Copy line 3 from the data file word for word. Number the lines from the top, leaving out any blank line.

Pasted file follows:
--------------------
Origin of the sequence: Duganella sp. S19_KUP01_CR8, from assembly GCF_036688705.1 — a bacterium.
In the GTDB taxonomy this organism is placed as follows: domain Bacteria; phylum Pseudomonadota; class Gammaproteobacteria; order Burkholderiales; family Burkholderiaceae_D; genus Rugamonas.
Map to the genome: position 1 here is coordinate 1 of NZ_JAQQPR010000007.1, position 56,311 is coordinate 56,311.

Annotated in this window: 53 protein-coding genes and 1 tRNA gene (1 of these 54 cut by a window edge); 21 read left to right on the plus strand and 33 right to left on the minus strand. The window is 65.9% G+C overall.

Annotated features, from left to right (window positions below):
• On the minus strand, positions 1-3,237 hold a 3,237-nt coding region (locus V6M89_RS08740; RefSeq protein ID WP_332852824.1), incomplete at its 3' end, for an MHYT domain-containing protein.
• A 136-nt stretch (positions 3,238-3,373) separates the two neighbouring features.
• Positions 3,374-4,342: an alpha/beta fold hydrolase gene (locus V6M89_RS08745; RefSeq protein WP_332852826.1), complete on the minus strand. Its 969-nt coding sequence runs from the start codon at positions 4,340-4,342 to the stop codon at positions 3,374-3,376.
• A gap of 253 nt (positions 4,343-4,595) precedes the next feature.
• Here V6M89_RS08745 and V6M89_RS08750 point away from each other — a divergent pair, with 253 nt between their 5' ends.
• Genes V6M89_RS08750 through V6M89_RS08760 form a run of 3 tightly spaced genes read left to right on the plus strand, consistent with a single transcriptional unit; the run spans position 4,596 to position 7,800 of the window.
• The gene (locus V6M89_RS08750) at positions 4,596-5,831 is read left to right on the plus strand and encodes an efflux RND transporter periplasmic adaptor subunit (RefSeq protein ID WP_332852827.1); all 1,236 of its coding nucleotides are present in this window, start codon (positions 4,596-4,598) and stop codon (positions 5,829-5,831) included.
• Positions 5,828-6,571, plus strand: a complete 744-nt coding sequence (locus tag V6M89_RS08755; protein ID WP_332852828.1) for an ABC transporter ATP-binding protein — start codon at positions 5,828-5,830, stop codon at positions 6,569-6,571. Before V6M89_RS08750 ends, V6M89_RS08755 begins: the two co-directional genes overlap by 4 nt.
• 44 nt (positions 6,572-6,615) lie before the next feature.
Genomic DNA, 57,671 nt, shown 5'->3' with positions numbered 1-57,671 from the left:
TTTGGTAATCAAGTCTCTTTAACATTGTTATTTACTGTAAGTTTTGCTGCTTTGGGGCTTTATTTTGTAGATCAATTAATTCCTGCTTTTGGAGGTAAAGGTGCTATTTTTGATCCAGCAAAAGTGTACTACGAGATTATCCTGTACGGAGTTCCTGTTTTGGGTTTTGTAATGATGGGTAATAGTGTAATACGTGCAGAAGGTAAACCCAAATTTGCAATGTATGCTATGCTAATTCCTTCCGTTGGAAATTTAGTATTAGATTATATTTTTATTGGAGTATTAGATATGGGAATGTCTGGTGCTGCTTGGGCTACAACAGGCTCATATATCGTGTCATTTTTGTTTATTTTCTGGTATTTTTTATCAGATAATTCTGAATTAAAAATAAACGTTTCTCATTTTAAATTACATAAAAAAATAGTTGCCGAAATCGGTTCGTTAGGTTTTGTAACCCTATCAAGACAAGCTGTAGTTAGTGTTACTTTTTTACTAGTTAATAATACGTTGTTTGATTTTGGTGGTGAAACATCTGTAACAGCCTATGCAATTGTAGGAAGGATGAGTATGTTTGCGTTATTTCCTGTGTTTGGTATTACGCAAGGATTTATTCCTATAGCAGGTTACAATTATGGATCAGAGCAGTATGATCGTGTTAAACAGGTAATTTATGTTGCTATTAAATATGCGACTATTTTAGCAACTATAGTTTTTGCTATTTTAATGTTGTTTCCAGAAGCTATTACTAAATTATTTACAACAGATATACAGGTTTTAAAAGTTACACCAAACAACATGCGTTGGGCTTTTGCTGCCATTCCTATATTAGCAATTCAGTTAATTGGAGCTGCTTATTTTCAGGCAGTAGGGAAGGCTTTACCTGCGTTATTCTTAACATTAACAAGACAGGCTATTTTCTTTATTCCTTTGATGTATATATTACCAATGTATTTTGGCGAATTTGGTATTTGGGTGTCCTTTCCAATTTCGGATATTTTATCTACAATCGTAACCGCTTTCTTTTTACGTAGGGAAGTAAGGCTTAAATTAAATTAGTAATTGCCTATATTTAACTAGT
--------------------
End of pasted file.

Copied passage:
Map to the genome: position 1 here is coordinate 1 of NZ_JAQQPR010000007.1, position 56,311 is coordinate 56,311.